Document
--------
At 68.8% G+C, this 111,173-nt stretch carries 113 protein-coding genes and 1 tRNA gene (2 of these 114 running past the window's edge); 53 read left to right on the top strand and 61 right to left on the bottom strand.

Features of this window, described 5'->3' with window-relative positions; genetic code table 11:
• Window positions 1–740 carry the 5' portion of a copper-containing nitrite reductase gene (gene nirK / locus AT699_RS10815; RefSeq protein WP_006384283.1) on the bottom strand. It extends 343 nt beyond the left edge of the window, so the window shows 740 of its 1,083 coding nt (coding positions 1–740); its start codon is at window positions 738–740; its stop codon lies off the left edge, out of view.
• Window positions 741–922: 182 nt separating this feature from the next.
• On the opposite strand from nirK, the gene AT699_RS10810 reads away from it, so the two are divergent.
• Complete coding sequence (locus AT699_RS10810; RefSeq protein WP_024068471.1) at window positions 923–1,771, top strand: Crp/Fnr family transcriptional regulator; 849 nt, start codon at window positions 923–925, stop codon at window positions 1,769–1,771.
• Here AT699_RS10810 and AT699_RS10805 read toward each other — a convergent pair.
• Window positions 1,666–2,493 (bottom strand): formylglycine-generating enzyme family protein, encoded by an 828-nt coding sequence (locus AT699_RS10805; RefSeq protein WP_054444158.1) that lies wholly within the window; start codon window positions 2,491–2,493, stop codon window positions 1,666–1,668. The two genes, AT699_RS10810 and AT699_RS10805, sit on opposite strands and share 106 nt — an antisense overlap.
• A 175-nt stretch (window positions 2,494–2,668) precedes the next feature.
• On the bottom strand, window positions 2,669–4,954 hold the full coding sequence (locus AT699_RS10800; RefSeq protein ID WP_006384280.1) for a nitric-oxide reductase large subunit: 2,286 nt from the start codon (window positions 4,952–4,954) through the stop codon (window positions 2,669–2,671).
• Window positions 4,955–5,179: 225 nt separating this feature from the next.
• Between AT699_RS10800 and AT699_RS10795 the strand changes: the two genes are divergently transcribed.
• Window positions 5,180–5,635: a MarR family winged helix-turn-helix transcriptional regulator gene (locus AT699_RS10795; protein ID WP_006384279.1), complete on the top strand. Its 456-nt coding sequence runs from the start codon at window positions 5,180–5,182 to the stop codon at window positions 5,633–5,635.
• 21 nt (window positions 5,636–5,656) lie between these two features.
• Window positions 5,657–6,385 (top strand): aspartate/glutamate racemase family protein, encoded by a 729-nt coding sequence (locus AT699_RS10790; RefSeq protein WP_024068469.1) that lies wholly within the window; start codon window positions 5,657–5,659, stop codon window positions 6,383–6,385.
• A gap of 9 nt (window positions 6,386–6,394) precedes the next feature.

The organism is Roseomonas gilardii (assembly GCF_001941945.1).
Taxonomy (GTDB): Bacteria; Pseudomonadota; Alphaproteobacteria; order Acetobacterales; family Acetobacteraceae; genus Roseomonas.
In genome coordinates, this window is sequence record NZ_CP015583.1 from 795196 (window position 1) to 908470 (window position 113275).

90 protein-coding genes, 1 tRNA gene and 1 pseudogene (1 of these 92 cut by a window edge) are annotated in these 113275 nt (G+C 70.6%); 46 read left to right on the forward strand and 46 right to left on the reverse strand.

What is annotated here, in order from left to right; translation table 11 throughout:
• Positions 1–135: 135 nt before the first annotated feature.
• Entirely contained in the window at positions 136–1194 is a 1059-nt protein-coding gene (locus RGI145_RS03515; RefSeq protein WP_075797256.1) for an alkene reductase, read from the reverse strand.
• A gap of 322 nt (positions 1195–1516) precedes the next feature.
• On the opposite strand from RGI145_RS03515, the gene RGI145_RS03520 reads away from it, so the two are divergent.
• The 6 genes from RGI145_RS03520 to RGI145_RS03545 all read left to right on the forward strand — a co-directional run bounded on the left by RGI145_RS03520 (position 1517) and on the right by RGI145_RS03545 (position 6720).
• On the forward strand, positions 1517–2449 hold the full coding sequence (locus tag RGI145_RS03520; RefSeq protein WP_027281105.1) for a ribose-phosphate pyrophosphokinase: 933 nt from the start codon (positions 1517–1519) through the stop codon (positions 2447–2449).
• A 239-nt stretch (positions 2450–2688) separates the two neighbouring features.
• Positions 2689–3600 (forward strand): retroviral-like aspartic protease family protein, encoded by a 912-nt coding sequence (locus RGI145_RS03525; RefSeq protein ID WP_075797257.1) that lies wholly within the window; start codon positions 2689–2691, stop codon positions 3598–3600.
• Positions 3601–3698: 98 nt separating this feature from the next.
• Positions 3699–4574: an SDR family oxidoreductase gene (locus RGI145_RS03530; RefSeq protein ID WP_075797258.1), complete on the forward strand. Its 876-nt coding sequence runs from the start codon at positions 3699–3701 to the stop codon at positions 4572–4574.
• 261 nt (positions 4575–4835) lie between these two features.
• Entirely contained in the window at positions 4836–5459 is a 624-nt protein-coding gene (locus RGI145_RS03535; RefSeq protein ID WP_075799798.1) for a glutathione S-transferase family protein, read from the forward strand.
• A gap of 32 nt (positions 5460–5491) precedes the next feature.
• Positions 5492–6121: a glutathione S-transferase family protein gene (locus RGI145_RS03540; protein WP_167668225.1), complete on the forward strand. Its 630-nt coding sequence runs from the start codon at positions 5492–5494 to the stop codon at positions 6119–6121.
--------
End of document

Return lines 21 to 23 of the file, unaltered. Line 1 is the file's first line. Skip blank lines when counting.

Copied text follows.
What is annotated here, in order from left to right; translation table 11 throughout:
• Positions 1–135: 135 nt before the first annotated feature.
• Entirely contained in the window at positions 136–1194 is a 1059-nt protein-coding gene (locus RGI145_RS03515; RefSeq protein WP_075797256.1) for an alkene reductase, read from the reverse strand.